The Steelers do not know if their 23-10 victory Sunday against the Buffalo Bills will signal a revival of historic proportions in the second half of their season, or if it merely was a side trip in their road to oblivion.
What they know for sure is that for one day, they played the kind of football they long thought they were capable of playing. And who knows? Maybe they can do it again.
"It was a step in the right direction, it was," Brett Keisel said. "One step in the right direction. One good game. We don't need to pat ourselves on the back, we just need to continue to work and do the things we did this week to get us this win."
And so the Steelers are 3-6 after knocking the Bills to 3-7. They might have been two teams passing in different directions or two teams headed nowhere. For one day, at least the Steelers had Buffalo.
And it was just what the doctor ordered after their dreadful visit a week earlier to New England.
"It was appropriate," Steelers coach Mike Tomlin said. "We had an embarrassing performance a week ago. You've got to swallow it and chew it, and we did. We didn't let it stop our preparation."
It was like old times at Heinz Field, back to, oh, 2011 when they ran well, stopped the run and won.
The Steelers led by just 10-3 at halftime but really, it was over. They had outgained the Bills in total yards, 213-83, and that included 99 yards rushing. It might have been 17-0 had the wind not helped cause a Ben Roethlisberger interception on the game's first drive.
The Steelers had driven 44 yards to a second down at Buffalo's 36 when Jairus Byrd picked off a pass at the 14 and returned it 57 yards to the Steelers 29.
But even some good came of that when, after reaching the Steelers 3 on second down, the Bills were stopped at the 1 and came away with just a 20-yard field goal from Dan Carpenter.
"The big thing is stepping in and playing right from the get-go," Keisel said. "Holding them to a field goal there on our first series was big for us."
And that was that for Buffalo's offense under rookie EJ Manuel, who returned from a knee injury only to get powdered at Heinz Field. The Bills did call a timeout with five seconds left so they could score on Manuel's 2-yard touchdown pass to Chris Gragg.
In between, it was all Steelers -- Shaun Suisham kicked three field goals of 23, 36 and 37 yards. Jerricho Cotchery caught a 5-yard touchdown pass -- his sixth -- on a fade from Roethlisberger. Rookie Le'Veon Bell ran for his fourth touchdown, getting renewed life on that series after the Steelers pulled the Bills offside with the count on a 29-yard field-goal attempt.
"That was a good performance in a lot of areas by a lot of people," Tomlin said, "but particularly after the first initial drive there where we turned the ball over. I thought we were able to settle down and find rhythm and establish the running game and convert some third downs."
The Steelers finished with 136 yards rushing and a 4.1-yard average. Modest in terms of their past ability to run the ball, but when you are ranked 28th doing so in this unusual season with a 3.5-yard average per carry and you do it against the NFL's seventh-ranked run defense, not so bad.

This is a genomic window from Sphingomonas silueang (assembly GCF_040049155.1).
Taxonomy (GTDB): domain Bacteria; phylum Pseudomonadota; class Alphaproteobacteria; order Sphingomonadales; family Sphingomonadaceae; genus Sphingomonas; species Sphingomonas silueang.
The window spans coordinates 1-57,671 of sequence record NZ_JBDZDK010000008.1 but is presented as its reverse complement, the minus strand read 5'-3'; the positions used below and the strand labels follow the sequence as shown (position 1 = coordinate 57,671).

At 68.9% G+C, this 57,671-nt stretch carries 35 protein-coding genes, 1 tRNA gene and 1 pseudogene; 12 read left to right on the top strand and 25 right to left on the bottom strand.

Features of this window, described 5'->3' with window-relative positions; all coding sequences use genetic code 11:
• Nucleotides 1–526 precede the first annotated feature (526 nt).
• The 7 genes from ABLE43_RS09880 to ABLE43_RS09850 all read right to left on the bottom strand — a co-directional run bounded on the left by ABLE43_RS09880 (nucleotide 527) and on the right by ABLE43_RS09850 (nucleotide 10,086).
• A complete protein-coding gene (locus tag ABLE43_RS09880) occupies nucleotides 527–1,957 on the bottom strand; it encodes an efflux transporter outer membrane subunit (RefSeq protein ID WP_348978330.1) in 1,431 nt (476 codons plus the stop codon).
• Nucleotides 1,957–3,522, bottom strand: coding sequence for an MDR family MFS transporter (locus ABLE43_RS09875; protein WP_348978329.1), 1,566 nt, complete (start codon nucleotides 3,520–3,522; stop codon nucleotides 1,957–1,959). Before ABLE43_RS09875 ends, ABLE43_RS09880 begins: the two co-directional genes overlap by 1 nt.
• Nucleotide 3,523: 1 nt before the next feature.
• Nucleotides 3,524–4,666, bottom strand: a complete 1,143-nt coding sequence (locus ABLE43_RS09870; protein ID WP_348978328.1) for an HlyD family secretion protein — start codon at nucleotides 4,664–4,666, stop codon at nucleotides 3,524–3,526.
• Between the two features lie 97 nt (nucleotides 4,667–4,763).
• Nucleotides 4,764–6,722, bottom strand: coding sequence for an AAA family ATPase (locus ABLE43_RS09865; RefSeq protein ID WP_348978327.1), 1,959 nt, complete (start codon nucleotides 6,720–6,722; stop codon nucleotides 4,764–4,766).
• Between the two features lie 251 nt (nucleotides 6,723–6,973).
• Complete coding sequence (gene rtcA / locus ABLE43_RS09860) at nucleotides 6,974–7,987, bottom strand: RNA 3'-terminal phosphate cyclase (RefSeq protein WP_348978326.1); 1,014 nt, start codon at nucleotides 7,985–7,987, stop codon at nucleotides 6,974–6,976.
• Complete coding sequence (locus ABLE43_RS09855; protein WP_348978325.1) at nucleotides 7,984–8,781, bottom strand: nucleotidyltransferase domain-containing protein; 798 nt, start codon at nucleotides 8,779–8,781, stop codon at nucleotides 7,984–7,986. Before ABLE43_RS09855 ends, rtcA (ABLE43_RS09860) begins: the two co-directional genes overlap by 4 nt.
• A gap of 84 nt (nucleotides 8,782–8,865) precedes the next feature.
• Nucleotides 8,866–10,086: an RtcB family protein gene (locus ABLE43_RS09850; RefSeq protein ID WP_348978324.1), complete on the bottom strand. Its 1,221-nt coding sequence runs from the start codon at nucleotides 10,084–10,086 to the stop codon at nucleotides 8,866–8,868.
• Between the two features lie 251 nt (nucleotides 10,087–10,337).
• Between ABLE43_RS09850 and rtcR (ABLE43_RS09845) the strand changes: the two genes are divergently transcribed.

Antonio Brown, one week after Tomlin benched him at the end of the game for blowing a route assignment, was on his details Sunday. The NFL's leader in receptions caught six passes for 104 yards and returned two punts for 74 yards. He did not score, but he set up 17 points with his returns and catches.
"We are here in the position we are in and every player is going to be measured upon," Brown said. "Each time we go out there, we've got to have something to prove and go all out."
Roethlisberger had more to prove after the game as well, after a nondescript 18 of 30 performance for 204 yards, four sacks and a 77.6 passer rating. He refuted a report by the NFL Network and NFL.com that he would ask to be traded after the season. Team president Art Rooney II and Roethlisberger's agent, Ryan Tollner, vehemently denied the report but not even as strongly as Roethlisberger did.
"It is one of the most [ridiculous] stories that I've ever heard of," Roethlisberger said after winning his 100th game, including postseason. "I've always said that I want to be a Steeler for life. I love it here. I'm happy here. I don't want to go anywhere. No one in my family, our camp, agents, no one has ever said anything about that. Wherever this was made up from is totally false."
"I'd retire before I'd accept a trade."
Manuel became yet another rookie victim of Dick LeBeau's defense, which is 17-2 against rookie quarterbacks, including postseason. Manuel completed 22 of 39 passes for only 155 yards, that late touchdown and Ryan Clark's team-high second interception.
There also were three sacks, which aren't much except when you've only had 13 in the first half of the season. Cam Heyward had his second, Lawrence Timmons had his first and rookie Jarvis Jones finally got his first.
All week LeBeau reminded them to do their jobs, not try to get out of position to help someone else. It was one reason they had given up so many plays, culminating in those team-record 55 points and 610 yards they allowed a week ago to the Patriots.
They listened, and they put it to good use.
"It was an appropriate response after what happened to us a week ago," Keisel said. "Being embarrassed like that, it was good for us to come back, bounce back and play like we did."
But can it continue? The Detroit Lions bring a 6-3 record to Heinz Field Sunday.
"We have to play like that," Keisel said. "If we want to finish this thing right, we need to play this way in every game."
Ed Bouchette: firstname.lastname@example.org and Twitter @EdBouchette.